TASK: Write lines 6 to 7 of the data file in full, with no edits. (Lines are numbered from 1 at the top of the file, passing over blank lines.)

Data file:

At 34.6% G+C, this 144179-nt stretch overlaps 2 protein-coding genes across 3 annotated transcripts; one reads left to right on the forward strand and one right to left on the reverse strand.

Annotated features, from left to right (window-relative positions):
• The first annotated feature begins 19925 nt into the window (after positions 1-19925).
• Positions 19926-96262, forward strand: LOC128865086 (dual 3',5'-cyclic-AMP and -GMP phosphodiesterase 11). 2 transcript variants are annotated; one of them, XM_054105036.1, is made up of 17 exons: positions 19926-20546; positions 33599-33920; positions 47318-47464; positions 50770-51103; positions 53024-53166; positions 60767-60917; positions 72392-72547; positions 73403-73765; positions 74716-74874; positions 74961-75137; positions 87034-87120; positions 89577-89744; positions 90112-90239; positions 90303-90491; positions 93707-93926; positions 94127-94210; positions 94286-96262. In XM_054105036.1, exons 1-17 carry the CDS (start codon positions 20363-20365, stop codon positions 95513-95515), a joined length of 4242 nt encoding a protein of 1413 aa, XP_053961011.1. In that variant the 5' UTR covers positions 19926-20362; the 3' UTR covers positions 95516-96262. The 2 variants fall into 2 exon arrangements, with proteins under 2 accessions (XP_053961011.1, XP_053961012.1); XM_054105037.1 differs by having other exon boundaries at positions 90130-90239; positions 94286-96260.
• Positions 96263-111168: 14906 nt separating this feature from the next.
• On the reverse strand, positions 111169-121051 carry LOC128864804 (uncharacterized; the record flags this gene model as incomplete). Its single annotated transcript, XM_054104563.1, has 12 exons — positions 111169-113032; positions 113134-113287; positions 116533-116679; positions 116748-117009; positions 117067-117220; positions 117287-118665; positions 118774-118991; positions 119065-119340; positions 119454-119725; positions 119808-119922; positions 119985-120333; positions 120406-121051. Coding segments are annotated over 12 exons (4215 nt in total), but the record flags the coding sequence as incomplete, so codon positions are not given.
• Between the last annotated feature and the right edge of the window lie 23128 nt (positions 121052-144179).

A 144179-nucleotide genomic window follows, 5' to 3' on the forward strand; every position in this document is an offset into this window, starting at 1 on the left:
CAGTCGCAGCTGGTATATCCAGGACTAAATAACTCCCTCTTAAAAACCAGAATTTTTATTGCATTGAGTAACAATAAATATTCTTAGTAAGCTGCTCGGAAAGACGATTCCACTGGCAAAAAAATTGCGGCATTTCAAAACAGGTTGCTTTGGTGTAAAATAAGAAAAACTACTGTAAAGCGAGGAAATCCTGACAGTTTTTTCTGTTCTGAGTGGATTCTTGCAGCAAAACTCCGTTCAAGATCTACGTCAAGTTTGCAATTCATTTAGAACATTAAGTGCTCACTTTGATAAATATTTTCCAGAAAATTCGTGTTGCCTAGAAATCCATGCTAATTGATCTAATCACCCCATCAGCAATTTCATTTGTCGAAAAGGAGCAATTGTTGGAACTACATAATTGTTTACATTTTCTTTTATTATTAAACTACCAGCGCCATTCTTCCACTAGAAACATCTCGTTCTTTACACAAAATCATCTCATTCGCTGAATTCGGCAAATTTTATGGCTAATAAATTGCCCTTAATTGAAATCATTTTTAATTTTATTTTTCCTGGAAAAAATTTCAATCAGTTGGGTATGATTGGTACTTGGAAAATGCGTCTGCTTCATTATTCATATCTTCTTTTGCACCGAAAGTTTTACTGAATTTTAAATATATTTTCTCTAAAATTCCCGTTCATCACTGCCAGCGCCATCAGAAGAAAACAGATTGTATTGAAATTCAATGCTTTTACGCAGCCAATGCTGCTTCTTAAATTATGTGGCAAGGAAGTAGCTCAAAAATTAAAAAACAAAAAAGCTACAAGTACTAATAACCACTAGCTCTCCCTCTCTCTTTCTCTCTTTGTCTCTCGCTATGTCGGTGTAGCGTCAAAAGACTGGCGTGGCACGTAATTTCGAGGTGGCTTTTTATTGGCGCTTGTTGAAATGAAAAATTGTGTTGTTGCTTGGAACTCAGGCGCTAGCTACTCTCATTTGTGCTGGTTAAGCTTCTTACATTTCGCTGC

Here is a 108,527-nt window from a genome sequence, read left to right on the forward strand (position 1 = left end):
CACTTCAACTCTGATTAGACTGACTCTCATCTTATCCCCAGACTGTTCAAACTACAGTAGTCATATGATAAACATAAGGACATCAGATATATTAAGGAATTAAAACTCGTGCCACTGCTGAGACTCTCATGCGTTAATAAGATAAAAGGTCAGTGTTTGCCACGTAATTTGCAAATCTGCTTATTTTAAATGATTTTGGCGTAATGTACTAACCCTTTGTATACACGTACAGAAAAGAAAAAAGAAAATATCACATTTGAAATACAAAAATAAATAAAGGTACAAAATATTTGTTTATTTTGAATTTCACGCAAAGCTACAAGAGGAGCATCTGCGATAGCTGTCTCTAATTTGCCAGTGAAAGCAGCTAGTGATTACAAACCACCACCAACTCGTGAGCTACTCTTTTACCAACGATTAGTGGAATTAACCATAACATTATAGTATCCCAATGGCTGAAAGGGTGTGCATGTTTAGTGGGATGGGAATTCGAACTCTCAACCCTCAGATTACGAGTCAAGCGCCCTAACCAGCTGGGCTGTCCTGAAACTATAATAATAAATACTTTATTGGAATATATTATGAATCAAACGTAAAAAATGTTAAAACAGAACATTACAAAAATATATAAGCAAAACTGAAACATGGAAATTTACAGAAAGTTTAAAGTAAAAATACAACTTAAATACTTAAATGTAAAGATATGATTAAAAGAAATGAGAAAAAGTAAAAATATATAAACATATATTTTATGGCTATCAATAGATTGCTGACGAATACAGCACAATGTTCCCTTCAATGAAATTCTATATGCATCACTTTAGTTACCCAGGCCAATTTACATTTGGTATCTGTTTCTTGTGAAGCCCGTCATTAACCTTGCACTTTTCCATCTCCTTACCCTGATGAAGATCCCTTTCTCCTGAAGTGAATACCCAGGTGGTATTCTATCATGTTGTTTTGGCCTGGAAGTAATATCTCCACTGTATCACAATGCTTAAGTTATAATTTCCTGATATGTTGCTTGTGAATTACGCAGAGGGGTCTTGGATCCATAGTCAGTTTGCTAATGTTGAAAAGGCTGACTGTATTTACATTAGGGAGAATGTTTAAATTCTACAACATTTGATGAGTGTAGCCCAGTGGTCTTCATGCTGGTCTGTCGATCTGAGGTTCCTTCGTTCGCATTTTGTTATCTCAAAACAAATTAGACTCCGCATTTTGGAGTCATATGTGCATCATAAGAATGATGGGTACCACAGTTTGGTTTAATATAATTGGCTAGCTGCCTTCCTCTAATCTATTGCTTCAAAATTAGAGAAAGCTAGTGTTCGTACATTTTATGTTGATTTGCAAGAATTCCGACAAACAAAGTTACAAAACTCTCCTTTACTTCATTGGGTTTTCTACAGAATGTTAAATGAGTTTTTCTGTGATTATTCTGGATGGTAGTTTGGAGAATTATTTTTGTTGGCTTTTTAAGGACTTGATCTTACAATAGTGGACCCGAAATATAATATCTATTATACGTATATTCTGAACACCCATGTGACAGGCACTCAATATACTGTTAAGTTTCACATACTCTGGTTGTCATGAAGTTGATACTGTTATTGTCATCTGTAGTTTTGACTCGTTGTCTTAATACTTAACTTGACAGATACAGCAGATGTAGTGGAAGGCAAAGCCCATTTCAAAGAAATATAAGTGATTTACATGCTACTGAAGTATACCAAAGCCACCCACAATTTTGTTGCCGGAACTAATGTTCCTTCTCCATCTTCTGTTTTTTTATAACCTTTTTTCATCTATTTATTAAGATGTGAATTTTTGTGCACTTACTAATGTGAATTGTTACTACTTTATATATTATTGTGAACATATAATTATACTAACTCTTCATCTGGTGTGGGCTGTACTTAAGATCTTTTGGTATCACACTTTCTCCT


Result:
• On the reverse strand, positions 111169-121051 carry LOC128864804 (uncharacterized; the record flags this gene model as incomplete). Its single annotated transcript, XM_054104563.1, has 12 exons — positions 111169-113032; positions 113134-113287; positions 116533-116679; positions 116748-117009; positions 117067-117220; positions 117287-118665; positions 118774-118991; positions 119065-119340; positions 119454-119725; positions 119808-119922; positions 119985-120333; positions 120406-121051. Coding segments are annotated over 12 exons (4215 nt in total), but the record flags the coding sequence as incomplete, so codon positions are not given.
• Between the last annotated feature and the right edge of the window lie 23128 nt (positions 121052-144179).